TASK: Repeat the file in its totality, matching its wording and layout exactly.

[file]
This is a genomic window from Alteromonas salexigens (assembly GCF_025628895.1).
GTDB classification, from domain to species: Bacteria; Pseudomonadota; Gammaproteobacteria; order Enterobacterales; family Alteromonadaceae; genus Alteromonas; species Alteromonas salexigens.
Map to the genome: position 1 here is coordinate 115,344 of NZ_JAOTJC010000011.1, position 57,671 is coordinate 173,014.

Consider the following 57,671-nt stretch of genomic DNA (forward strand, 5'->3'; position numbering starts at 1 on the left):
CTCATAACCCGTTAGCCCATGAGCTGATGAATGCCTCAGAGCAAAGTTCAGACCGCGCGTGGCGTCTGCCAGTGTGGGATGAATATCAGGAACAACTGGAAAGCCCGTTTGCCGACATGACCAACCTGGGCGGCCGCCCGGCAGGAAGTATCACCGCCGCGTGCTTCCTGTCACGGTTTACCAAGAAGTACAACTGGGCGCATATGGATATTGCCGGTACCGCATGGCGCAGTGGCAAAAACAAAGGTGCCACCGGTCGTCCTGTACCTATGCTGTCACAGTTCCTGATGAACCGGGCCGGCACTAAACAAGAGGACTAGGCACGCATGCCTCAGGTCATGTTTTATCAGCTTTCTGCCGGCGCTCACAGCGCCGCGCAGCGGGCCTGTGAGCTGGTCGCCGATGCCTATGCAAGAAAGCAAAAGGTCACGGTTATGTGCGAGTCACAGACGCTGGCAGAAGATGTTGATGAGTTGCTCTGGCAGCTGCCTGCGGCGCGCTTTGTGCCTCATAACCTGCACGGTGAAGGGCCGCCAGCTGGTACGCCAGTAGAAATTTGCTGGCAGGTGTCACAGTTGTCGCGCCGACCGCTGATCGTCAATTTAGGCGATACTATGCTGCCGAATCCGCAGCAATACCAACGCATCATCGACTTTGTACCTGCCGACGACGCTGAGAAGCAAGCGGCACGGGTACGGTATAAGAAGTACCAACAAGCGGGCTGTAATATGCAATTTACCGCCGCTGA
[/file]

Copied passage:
This is a genomic window from Alteromonas salexigens (assembly GCF_025628895.1).
GTDB classification, from domain to species: Bacteria; Pseudomonadota; Gammaproteobacteria; order Enterobacterales; family Alteromonadaceae; genus Alteromonas; species Alteromonas salexigens.
Map to the genome: position 1 here is coordinate 115,344 of NZ_JAOTJC010000011.1, position 57,671 is coordinate 173,014.

Consider the following 57,671-nt stretch of genomic DNA (forward strand, 5'->3'; position numbering starts at 1 on the left):
CTCATAACCCGTTAGCCCATGAGCTGATGAATGCCTCAGAGCAAAGTTCAGACCGCGCGTGGCGTCTGCCAGTGTGGGATGAATATCAGGAACAACTGGAAAGCCCGTTTGCCGACATGACCAACCTGGGCGGCCGCCCGGCAGGAAGTATCACCGCCGCGTGCTTCCTGTCACGGTTTACCAAGAAGTACAACTGGGCGCATATGGATATTGCCGGTACCGCATGGCGCAGTGGCAAAAACAAAGGTGCCACCGGTCGTCCTGTACCTATGCTGTCACAGTTCCTGATGAACCGGGCCGGCACTAAACAAGAGGACTAGGCACGCATGCCTCAGGTCATGTTTTATCAGCTTTCTGCCGGCGCTCACAGCGCCGCGCAGCGGGCCTGTGAGCTGGTCGCCGATGCCTATGCAAGAAAGCAAAAGGTCACGGTTATGTGCGAGTCACAGACGCTGGCAGAAGATGTTGATGAGTTGCTCTGGCAGCTGCCTGCGGCGCGCTTTGTGCCTCATAACCTGCACGGTGAAGGGCCGCCAGCTGGTACGCCAGTAGAAATTTGCTGGCAGGTGTCACAGTTGTCGCGCCGACCGCTGATCGTCAATTTAGGCGATACTATGCTGCCGAATCCGCAGCAATACCAACGCATCATCGACTTTGTACCTGCCGACGACGCTGAGAAGCAAGCGGCACGGGTACGGTATAAGAAGTACCAACAAGCGGGCTGTAATATGCAATTTACCGCCGCTGA